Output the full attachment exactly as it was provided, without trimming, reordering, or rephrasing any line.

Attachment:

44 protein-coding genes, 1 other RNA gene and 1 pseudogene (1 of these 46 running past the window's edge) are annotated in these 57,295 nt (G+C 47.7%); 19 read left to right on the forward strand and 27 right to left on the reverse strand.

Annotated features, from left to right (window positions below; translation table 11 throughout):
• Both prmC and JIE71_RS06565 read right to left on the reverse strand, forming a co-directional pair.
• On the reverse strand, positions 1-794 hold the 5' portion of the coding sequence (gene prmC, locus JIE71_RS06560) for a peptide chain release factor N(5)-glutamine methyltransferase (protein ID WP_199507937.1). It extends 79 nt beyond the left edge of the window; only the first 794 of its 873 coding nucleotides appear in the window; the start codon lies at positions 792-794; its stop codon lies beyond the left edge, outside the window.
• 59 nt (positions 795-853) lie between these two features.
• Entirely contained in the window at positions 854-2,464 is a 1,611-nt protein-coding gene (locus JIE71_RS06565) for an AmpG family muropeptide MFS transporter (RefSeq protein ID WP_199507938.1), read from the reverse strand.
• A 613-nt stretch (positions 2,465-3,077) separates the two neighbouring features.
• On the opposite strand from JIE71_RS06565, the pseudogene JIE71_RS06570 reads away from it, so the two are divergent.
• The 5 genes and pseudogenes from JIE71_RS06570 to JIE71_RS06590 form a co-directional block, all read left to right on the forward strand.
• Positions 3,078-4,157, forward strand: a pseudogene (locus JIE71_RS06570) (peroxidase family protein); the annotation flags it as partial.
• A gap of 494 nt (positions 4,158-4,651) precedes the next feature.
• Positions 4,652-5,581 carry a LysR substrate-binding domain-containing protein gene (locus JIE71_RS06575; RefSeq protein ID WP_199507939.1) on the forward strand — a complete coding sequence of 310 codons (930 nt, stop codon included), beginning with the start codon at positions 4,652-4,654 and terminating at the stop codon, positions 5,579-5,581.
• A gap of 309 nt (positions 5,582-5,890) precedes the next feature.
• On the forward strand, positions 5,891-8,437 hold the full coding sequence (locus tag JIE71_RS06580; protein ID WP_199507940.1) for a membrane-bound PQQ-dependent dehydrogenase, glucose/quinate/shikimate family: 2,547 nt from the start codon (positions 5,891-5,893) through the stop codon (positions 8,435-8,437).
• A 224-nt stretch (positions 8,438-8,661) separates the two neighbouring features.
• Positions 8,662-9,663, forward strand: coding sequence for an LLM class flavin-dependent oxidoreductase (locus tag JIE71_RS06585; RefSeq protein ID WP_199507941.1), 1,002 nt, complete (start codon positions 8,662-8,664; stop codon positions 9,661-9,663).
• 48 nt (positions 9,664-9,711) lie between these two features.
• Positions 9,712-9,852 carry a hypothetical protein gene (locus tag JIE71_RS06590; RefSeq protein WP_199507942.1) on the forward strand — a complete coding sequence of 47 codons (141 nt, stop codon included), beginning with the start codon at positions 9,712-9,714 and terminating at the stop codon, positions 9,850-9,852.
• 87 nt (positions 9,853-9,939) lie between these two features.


44 protein-coding genes, 1 other RNA gene and 1 pseudogene (1 of these 46 running past the window's edge) are annotated in these 57,295 nt (G+C 47.7%); 19 read left to right on the forward strand and 27 right to left on the reverse strand.

Annotated features, from left to right (window positions below; translation table 11 throughout):
• Both prmC and JIE71_RS06565 read right to left on the reverse strand, forming a co-directional pair.
• On the reverse strand, positions 1-794 hold the 5' portion of the coding sequence (gene prmC, locus JIE71_RS06560) for a peptide chain release factor N(5)-glutamine methyltransferase (protein ID WP_199507937.1). It extends 79 nt beyond the left edge of the window; only the first 794 of its 873 coding nucleotides appear in the window; the start codon lies at positions 792-794; its stop codon lies beyond the left edge, outside the window.
• 59 nt (positions 795-853) lie between these two features.
• Entirely contained in the window at positions 854-2,464 is a 1,611-nt protein-coding gene (locus JIE71_RS06565) for an AmpG family muropeptide MFS transporter (RefSeq protein ID WP_199507938.1), read from the reverse strand.
• A 613-nt stretch (positions 2,465-3,077) separates the two neighbouring features.
• On the opposite strand from JIE71_RS06565, the pseudogene JIE71_RS06570 reads away from it, so the two are divergent.
• The 5 genes and pseudogenes from JIE71_RS06570 to JIE71_RS06590 form a co-directional block, all read left to right on the forward strand.
• Positions 3,078-4,157, forward strand: a pseudogene (locus JIE71_RS06570) (peroxidase family protein); the annotation flags it as partial.
• A gap of 494 nt (positions 4,158-4,651) precedes the next feature.
• Positions 4,652-5,581 carry a LysR substrate-binding domain-containing protein gene (locus JIE71_RS06575; RefSeq protein ID WP_199507939.1) on the forward strand — a complete coding sequence of 310 codons (930 nt, stop codon included), beginning with the start codon at positions 4,652-4,654 and terminating at the stop codon, positions 5,579-5,581.
• A gap of 309 nt (positions 5,582-5,890) precedes the next feature.
• On the forward strand, positions 5,891-8,437 hold the full coding sequence (locus tag JIE71_RS06580; protein ID WP_199507940.1) for a membrane-bound PQQ-dependent dehydrogenase, glucose/quinate/shikimate family: 2,547 nt from the start codon (positions 5,891-5,893) through the stop codon (positions 8,435-8,437).
• A 224-nt stretch (positions 8,438-8,661) separates the two neighbouring features.
• Positions 8,662-9,663, forward strand: coding sequence for an LLM class flavin-dependent oxidoreductase (locus tag JIE71_RS06585; RefSeq protein ID WP_199507941.1), 1,002 nt, complete (start codon positions 8,662-8,664; stop codon positions 9,661-9,663).
• 48 nt (positions 9,664-9,711) lie between these two features.
• Positions 9,712-9,852 carry a hypothetical protein gene (locus tag JIE71_RS06590; RefSeq protein WP_199507942.1) on the forward strand — a complete coding sequence of 47 codons (141 nt, stop codon included), beginning with the start codon at positions 9,712-9,714 and terminating at the stop codon, positions 9,850-9,852.
• 87 nt (positions 9,853-9,939) lie between these two features.